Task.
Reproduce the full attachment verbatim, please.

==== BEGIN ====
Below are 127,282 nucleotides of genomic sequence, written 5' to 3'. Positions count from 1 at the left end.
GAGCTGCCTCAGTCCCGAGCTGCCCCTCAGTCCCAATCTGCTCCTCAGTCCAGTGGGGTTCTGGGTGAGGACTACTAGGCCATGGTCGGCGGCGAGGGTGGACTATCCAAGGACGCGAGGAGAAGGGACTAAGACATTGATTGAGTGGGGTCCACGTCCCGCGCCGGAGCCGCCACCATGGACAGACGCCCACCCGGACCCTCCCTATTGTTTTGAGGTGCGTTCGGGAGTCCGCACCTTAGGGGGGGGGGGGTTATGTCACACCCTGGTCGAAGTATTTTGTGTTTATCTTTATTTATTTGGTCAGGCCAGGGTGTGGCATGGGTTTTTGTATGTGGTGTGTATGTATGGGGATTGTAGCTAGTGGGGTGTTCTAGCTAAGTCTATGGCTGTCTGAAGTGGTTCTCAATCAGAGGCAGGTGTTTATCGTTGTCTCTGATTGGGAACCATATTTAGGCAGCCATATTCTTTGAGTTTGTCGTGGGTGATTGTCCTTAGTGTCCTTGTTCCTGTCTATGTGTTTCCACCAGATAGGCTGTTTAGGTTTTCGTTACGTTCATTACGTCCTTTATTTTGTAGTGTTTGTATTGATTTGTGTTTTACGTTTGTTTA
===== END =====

Below are 127,282 nucleotides of genomic sequence, written 5' to 3'. Positions count from 1 at the left end.
GAGCTGCCTCAGTCCCGAGCTGCCCCTCAGTCCCAATCTGCTCCTCAGTCCAGTGGGGTTCTGGGTGAGGACTACTAGGCCATGGTCGGCGGCGAGGGTGGACTATCCAAGGACGCGAGGAGAAGGGACTAAGACATTGATTGAGTGGGGTCCACGTCCCGCGCCGGAGCCGCCACCATGGACAGACGCCCACCCGGACCCTCCCTATTGTTTTGAGGTGCGTTCGGGAGTCCGCACCTTAGGGGGGGGGGGGTTATGTCACACCCTGGTCGAAGTATTTTGTGTTTATCTTTATTTATTTGGTCAGGCCAGGGTGTGGCATGGGTTTTTGTATGTGGTGTGTATGTATGGGGATTGTAGCTAGTGGGGTGTTCTAGCTAAGTCTATGGCTGTCTGAAGTGGTTCTCAATCAGAGGCAGGTGTTTATCGTTGTCTCTGATTGGGAACCATATTTAGGCAGCCATATTCTTTGAGTTTGTCGTGGGTGATTGTCCTTAGTGTCCTTGTTCCTGTCTATGTGTTTCCACCAGATAGGCTGTTTAGGTTTTCGTTACGTTCATTACGTCCTTTATTTTGTAGTGTTTGTATTGATTTGTGTTTTACGTTTGTTTA